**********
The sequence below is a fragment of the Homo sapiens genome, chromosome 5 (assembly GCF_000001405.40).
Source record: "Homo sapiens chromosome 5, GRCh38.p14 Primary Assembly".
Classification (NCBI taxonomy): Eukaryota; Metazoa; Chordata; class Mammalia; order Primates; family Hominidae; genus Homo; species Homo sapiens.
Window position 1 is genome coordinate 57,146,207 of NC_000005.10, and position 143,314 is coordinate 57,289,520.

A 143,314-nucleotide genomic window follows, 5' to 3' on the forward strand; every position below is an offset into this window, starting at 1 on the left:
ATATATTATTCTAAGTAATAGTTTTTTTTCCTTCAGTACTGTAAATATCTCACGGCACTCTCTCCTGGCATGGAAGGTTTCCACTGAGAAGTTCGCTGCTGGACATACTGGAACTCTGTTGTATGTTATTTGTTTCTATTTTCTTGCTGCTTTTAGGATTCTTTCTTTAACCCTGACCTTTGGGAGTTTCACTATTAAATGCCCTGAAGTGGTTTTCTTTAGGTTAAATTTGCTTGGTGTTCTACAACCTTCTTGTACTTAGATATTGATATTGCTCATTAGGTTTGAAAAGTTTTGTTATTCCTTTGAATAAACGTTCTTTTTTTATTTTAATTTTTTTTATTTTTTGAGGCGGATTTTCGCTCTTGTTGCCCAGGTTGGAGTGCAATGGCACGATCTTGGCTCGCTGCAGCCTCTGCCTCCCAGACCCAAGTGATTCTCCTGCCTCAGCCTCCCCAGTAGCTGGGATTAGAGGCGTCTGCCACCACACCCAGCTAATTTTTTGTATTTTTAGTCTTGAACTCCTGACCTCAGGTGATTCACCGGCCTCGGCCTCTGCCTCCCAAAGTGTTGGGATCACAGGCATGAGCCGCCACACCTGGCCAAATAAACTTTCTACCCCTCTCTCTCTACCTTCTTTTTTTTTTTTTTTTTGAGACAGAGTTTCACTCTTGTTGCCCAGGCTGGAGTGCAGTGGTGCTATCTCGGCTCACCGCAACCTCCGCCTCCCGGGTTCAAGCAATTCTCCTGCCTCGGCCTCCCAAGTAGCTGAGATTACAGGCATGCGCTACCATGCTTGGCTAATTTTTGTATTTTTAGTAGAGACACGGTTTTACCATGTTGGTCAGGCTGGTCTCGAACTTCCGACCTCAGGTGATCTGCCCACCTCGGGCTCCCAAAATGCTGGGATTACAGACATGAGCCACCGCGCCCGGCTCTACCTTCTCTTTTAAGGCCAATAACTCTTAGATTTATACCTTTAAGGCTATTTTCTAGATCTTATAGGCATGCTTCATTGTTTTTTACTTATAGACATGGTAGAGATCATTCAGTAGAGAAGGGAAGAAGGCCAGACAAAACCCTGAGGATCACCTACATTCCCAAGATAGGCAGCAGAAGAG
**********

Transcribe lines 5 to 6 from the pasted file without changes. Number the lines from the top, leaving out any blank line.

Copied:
A 143,314-nucleotide genomic window follows, 5' to 3' on the forward strand; every position below is an offset into this window, starting at 1 on the left:
ATATATTATTCTAAGTAATAGTTTTTTTTCCTTCAGTACTGTAAATATCTCACGGCACTCTCTCCTGGCATGGAAGGTTTCCACTGAGAAGTTCGCTGCTGGACATACTGGAACTCTGTTGTATGTTATTTGTTTCTATTTTCTTGCTGCTTTTAGGATTCTTTCTTTAACCCTGACCTTTGGGAGTTTCACTATTAAATGCCCTGAAGTGGTTTTCTTTAGGTTAAATTTGCTTGGTGTTCTACAACCTTCTTGTACTTAGATATTGATATTGCTCATTAGGTTTGAAAAGTTTTGTTATTCCTTTGAATAAACGTTCTTTTTTTATTTTAATTTTTTTTATTTTTTGAGGCGGATTTTCGCTCTTGTTGCCCAGGTTGGAGTGCAATGGCACGATCTTGGCTCGCTGCAGCCTCTGCCTCCCAGACCCAAGTGATTCTCCTGCCTCAGCCTCCCCAGTAGCTGGGATTAGAGGCGTCTGCCACCACACCCAGCTAATTTTTTGTATTTTTAGTCTTGAACTCCTGACCTCAGGTGATTCACCGGCCTCGGCCTCTGCCTCCCAAAGTGTTGGGATCACAGGCATGAGCCGCCACACCTGGCCAAATAAACTTTCTACCCCTCTCTCTCTACCTTCTTTTTTTTTTTTTTTTTGAGACAGAGTTTCACTCTTGTTGCCCAGGCTGGAGTGCAGTGGTGCTATCTCGGCTCACCGCAACCTCCGCCTCCCGGGTTCAAGCAATTCTCCTGCCTCGGCCTCCCAAGTAGCTGAGATTACAGGCATGCGCTACCATGCTTGGCTAATTTTTGTATTTTTAGTAGAGACACGGTTTTACCATGTTGGTCAGGCTGGTCTCGAACTTCCGACCTCAGGTGATCTGCCCACCTCGGGCTCCCAAAATGCTGGGATTACAGACATGAGCCACCGCGCCCGGCTCTACCTTCTCTTTTAAGGCCAATAACTCTTAGATTTATACCTTTAAGGCTATTTTCTAGATCTTATAGGCATGCTTCATTGTTTTTTACTTATAGACATGGTAGAGATCATTCAGTAGAGAAGGGAAGAAGGCCAGACAAAACCCTGAGGATCACCTACATTCCCAAGATAGGCAGCAGAAGAG